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Work Less, Live Longer

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Recent evidence continues to mount that the job recovery in the U.S. is indeed slowing: on Thursday, we learned that initial weekly jobless claims jumped by 16,000 to cross back over the 500,000 barrier. The four-week average, used to smooth out volatility in the data, moved to 482,500, the highest since December. (HT: Markman Capital Insight)

But, as Monty Python reminds us, it’s important to always look on bright side of life: the BLS this week released its annual report on "Fatal Occupational Injuries in 2009" with the following highlights:

1. A preliminary total of 4,340 fatal work injuries were recorded in the United States in 2009, down from a final count of 5,214 fatal work injuries in 2008. The 2009 total represents the smallest annual preliminary total since the Census of Fatal Occupational Injuries (CFOI) program was first conducted in 1992.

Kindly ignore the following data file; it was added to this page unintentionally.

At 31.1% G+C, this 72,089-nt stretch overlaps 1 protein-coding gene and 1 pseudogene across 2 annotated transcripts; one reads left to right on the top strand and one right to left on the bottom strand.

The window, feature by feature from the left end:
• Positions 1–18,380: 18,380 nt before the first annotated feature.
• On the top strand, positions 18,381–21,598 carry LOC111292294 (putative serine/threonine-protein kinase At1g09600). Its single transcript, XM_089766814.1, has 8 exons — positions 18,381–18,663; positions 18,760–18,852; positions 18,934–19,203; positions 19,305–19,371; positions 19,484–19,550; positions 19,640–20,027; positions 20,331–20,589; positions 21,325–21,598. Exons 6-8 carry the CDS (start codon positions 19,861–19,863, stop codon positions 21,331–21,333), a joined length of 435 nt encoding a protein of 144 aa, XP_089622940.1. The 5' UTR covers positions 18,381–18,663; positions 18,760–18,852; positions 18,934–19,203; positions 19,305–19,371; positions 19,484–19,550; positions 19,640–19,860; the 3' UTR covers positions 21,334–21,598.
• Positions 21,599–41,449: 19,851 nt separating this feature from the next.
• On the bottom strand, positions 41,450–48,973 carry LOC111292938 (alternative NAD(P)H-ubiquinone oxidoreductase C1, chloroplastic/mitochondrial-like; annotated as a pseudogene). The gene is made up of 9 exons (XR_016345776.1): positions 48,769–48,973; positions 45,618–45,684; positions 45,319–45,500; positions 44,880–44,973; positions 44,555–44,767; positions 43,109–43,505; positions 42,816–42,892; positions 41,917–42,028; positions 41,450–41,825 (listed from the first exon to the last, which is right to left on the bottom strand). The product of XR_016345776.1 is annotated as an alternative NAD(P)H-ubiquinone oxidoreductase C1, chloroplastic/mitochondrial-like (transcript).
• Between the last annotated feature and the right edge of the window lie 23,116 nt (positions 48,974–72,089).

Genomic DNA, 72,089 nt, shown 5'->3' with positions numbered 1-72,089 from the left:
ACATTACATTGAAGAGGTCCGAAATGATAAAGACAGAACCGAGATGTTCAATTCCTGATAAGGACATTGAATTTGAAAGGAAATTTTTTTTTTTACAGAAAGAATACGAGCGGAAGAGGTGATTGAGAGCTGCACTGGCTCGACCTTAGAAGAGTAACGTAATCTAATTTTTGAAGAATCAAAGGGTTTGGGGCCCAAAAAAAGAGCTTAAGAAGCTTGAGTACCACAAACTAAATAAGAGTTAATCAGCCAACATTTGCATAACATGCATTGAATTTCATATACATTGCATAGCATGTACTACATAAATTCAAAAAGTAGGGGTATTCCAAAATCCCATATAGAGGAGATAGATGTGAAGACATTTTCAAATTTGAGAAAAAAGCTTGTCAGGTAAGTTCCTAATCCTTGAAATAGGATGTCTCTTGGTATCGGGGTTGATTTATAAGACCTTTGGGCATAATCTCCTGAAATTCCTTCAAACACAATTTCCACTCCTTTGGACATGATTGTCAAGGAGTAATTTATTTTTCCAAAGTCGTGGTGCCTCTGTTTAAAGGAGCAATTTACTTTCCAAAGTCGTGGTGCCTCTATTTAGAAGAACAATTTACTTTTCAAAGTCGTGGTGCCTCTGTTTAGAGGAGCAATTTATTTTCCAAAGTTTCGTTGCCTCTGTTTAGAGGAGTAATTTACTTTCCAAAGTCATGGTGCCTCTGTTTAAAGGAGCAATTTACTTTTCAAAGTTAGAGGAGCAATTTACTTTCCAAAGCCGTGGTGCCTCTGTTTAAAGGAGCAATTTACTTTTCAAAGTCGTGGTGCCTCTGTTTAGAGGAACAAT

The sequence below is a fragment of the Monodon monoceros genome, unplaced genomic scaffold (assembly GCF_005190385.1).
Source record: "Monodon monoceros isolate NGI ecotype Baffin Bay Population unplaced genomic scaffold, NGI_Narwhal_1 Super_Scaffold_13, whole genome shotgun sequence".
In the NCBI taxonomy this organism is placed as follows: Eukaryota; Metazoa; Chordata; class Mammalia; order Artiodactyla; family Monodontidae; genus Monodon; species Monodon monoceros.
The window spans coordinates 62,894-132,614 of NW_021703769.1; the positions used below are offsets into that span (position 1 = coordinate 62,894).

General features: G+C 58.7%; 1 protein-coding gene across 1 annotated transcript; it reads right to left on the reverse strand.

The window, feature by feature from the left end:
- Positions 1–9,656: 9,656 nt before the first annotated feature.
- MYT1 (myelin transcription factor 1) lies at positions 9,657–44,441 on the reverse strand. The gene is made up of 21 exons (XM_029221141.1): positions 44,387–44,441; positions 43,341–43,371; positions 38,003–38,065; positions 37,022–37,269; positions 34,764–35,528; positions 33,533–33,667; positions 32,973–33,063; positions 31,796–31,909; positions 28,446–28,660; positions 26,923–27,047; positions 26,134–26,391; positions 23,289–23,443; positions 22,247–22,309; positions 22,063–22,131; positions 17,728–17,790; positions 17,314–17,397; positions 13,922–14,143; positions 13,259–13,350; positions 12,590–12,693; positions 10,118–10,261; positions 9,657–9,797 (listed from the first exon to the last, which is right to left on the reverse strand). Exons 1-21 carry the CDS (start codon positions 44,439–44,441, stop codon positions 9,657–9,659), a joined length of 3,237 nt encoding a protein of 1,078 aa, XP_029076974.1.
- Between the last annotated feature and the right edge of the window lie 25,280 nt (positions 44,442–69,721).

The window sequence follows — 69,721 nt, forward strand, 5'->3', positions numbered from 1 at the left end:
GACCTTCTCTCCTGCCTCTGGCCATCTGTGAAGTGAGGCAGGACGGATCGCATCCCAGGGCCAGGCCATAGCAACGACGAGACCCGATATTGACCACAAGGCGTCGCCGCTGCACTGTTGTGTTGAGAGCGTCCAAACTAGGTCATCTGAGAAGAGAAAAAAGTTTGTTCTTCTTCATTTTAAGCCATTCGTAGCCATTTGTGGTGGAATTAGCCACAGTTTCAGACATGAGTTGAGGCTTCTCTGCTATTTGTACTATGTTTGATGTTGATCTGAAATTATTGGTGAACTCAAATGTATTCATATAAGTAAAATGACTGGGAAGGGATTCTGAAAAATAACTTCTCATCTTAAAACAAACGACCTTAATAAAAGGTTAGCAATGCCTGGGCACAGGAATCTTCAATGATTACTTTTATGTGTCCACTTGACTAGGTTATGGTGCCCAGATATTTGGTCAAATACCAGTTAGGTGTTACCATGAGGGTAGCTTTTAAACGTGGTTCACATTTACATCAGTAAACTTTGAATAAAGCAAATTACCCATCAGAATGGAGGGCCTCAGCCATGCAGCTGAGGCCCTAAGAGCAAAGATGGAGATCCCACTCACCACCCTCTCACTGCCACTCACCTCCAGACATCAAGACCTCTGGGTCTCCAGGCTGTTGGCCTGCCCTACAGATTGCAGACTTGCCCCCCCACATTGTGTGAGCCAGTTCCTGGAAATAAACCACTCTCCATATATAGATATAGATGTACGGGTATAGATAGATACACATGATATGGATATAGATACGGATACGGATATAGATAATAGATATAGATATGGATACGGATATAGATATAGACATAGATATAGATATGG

2. Economic factors played a major role in the fatal work injury decrease in 2009. Total hours worked fell by 6 percent in 2009 following a 1 percent decline in 2008, and some industries that have historically accounted for a significant share of fatal work injuries, such as construction, experienced even larger declines in employment or hours worked.

3. Fatal work injuries in the private construction sector declined by 16 percent in 2009 following the decline of 19 percent in 2008.

4. Of the 4,340 occupational fatalities in 2009, male deaths represented 92.9% of the total (4,021) and female deaths represented 7.1% (309) of the total.  Expressed as a ratio, there were more than 13 male deaths in 2009 for every female death in 2009. (HT: Carpe Diem)

POSITION:  No positions in stocks mentioned.